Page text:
Throwback Thursday: Recalling washday work-outs tougher than a gym

Jo Kerrigan looks back to a time before gadgets and electricity, when doing the laundry meant rather more than tossing things into the machine.
Throwback Thursday: Recalling washday work-outs tougher than a gym

BY HAND: Scottish governess Marion Crawford, an employee of the British royal family, uses a hand-cranked mangle in the kitchen in January, 1951. Picture: Chris Ware/Keystone Features/Hulton Archive/Getty Images).

HAVE you been taking advantage of the recent fine weather to catch up on the washing? Wonderful, isn’t it, to get load after load out on the line for a real air drying, rather than the indoor tumble option?

We suspect many of you men aren’t quite sure how the washing machine works - or indeed if you even know how to switch it on, or where the detergent is kept.

In contrast, most women know that dark colours shouldn’t be put in with whites, and that red socks are a danger anywhere. You probably have a favoured washing powder or liquid. And that’s about it. Fine weather, it gets hung out, wet weather, everything is sorted indoors.

Yet it isn’t so long ago, and certainly within older memories, that washday was a challenging, not to say brutally hard part of the housewife’s week.

The widespread ownership of washers and dryers is comparatively recent. Very early models were available here in Ireland from the mid 19th century, at a price, but only for wealthy households. These were, obviously, hand operated, since electricity had still to make its appearance, and were based really on the churn idea: a barrel containing hot water within which clothes were tossed by means of an outside handle. The water was heated elsewhere and emptied into the barrel.

Later models had a metal container below in which a coal fire could be used to heat the water.

HOUSEHOLD CHORE: A demonstration of an early washing machine. They first appeared in the 1940s, but houses needed access to piped water and electricity to use them.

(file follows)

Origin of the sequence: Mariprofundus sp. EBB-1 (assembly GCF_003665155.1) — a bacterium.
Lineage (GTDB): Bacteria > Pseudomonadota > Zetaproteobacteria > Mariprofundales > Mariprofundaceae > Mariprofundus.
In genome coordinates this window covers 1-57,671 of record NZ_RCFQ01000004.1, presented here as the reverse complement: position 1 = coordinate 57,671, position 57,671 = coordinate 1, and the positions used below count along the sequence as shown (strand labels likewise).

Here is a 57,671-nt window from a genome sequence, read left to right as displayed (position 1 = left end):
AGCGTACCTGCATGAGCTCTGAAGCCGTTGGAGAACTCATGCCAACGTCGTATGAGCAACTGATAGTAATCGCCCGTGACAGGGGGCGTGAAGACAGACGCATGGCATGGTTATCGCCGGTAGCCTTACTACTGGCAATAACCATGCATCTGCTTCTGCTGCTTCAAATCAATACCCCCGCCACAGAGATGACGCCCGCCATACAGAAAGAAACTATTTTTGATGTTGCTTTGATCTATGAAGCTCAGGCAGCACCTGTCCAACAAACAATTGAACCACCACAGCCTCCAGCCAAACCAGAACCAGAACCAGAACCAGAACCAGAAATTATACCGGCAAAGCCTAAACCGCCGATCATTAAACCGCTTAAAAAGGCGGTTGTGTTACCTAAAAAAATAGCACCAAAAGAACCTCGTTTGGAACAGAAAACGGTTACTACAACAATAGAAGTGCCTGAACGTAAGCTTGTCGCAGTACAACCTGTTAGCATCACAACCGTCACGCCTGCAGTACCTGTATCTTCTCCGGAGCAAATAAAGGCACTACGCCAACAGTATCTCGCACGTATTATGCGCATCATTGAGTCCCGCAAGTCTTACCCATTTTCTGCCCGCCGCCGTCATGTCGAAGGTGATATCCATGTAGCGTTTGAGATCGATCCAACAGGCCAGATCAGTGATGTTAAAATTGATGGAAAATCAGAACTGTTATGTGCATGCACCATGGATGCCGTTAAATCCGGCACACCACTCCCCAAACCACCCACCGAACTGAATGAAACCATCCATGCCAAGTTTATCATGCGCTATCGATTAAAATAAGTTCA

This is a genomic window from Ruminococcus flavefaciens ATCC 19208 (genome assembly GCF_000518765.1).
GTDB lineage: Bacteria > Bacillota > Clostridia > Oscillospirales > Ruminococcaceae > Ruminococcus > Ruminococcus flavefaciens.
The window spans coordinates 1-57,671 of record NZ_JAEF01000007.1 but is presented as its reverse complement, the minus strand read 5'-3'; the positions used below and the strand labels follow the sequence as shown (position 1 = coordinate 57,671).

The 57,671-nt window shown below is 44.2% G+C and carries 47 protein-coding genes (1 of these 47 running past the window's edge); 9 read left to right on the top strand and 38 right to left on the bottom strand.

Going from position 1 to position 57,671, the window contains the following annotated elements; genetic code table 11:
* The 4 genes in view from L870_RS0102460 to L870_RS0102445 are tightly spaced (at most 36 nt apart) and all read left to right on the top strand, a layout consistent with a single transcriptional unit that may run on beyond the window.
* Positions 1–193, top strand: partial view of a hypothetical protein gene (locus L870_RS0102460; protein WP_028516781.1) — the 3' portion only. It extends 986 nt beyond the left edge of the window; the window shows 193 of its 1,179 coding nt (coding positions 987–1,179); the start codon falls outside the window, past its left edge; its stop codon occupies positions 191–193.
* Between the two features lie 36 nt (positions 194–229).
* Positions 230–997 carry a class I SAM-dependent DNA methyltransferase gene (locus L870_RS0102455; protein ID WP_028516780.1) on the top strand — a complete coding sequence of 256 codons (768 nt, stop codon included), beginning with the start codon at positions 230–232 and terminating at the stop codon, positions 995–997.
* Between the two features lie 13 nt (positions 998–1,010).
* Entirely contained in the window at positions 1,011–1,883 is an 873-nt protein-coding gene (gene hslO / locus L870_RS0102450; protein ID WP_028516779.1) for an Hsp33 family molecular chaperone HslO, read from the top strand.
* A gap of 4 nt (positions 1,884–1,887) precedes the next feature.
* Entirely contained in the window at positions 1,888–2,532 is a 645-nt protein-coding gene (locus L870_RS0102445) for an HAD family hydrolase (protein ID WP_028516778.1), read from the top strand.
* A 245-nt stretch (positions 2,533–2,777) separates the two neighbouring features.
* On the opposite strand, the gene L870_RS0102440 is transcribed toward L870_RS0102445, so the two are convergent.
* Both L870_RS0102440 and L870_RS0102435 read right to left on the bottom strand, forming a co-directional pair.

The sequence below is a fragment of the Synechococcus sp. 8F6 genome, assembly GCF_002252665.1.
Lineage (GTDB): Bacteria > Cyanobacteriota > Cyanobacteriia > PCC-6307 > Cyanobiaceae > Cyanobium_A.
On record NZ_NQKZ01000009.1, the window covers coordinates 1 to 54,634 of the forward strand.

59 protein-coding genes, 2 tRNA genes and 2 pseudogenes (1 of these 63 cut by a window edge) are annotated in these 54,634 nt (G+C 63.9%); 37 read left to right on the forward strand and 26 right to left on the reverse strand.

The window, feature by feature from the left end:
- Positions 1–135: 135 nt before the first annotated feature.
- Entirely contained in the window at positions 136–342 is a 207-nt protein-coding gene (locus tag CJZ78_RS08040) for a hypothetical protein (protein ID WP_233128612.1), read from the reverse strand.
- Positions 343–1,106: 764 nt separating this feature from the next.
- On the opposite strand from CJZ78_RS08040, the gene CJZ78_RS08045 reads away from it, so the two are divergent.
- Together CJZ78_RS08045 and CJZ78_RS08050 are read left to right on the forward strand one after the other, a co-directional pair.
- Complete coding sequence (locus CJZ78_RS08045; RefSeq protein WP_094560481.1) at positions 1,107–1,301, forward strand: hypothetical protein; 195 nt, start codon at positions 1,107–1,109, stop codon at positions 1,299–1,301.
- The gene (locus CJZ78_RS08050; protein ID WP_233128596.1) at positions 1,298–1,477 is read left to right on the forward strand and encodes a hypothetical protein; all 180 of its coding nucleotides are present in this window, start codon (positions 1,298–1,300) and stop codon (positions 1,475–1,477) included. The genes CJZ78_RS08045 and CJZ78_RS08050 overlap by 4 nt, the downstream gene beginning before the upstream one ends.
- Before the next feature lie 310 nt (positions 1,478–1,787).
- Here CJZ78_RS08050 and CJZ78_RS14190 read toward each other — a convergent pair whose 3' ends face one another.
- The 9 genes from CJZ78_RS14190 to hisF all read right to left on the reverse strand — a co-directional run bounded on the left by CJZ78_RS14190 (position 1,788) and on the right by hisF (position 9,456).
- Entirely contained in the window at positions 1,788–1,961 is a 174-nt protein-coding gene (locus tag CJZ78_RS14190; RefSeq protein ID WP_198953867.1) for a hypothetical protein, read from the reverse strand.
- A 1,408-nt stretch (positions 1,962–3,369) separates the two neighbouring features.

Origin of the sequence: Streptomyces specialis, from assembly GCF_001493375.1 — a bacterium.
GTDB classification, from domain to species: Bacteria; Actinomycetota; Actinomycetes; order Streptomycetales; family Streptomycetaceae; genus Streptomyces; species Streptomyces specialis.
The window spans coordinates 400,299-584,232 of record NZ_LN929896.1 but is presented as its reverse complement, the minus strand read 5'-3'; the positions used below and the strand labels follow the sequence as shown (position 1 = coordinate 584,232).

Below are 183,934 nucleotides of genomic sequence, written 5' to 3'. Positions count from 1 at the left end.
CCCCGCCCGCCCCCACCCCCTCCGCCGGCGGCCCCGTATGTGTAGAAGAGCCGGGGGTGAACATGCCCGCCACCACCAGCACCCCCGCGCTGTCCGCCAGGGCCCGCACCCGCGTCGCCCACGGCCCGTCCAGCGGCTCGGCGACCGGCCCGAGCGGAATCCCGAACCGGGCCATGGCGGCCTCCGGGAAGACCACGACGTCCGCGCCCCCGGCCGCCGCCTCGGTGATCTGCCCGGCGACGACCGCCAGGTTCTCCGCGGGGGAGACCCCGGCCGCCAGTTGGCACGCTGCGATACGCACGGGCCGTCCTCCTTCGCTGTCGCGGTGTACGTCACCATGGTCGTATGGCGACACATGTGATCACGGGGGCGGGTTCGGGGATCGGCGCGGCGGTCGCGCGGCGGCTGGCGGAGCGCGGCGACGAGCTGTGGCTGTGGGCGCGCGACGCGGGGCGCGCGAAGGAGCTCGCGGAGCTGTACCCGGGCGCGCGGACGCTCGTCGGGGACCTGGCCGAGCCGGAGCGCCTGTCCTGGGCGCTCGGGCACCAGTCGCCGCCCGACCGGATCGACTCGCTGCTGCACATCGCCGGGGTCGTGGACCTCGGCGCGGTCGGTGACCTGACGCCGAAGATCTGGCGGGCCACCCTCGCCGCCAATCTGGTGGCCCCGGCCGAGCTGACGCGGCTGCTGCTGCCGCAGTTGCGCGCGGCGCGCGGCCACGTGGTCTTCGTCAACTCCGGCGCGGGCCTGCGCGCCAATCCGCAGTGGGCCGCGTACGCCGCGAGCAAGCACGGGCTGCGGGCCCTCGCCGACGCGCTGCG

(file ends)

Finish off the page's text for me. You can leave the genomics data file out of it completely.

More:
HOUSEHOLD CHORE: A demonstration of an early washing machine. They first appeared in the 1940s, but houses needed access to piped water and electricity to use them.

The first electric washer made its appearance around 1920, but only the turning or tossing mechanism was electric, everything else, from filling to emptying, was still done by hand.

Pressure switches, thermostats, and timers, didn’t arrive until almost the outbreak of World War II (and then most probably got put on hold due to the other demands on factory time).

Even if you could afford one of these early labour-saving devices back in the 1940s, it was still only possible to use it if you lived somewhere with not only piped water, but also electricity laid on.

Remember that large parts of Ireland didn’t get connected until the 1950s and ’60s (unbelievably, 1976 in the case of the Black Valley in Kerry).

To be fair, the government had been working hard on it.

In 1925, Ireland had 161 separate local electricity systems. In 1927, these were subsumed into the new State-owned Electricity Supply Board. Its success, embodied in the pioneering hydroelectric scheme at Ardnacrusha, on the River Shannon, led to the connection of 240,000 consumers by 1945.

Another 400,000 rural homes, however, remained without electricity. A huge post-war rural-electrification scheme, requiring the erection of a million poles and 120,000km of power lines, was one of the great achievements of independent Ireland.

Imagine what it must have been like for students living in a remote rural area being able for the first time to switch on a bright light and study their books by night? Worth thinking about.

But back to the washing. A lack of piped water was a fact of life in country dwellings. The Irish Countrywomen’s Association carried out a campaign on this issue, and actually urged rural women not to marry a farmer unless he installed water in his house as well as his byre.

“He thought it a fine idea to put it into his byre, but why would you be bothered putting it into the kitchen – wasn’t she well fit to carry a few buckets?’ [was the] sort of attitude,” claimed Mamo McDonald a pillar of the ICA for many years.

So how did people manage back then, without running water, without indeed a heating system, and with a sleek shiny white machine far far in the future?

Well, you didn’t do so much washing, for one thing. Babies’ nappies of course had to be dealt with on a daily basis, but for the general pile of children’s clothes, men’s shirts, sheets, tablecloths, and pillowcases, one day in the week, usually a Monday, would suffice.

Once the best garments had been worn for Sunday Mass, Monday was designated as wash day, and dreaded by most housewives as the most exhausting part of the entire week.

There is an excellent description of this weekly endurance test in Flora Thompson’s Lark Rise To Candleford, which must have been similar to many an Irish experience:

“Monday was washing day and then the place fairly hummed with activity. ‘What d’ye think of the weather?’ ‘Shall we get ’em dry?’ were the questions shouted across gardens or asked as the women met going to and from the well for water.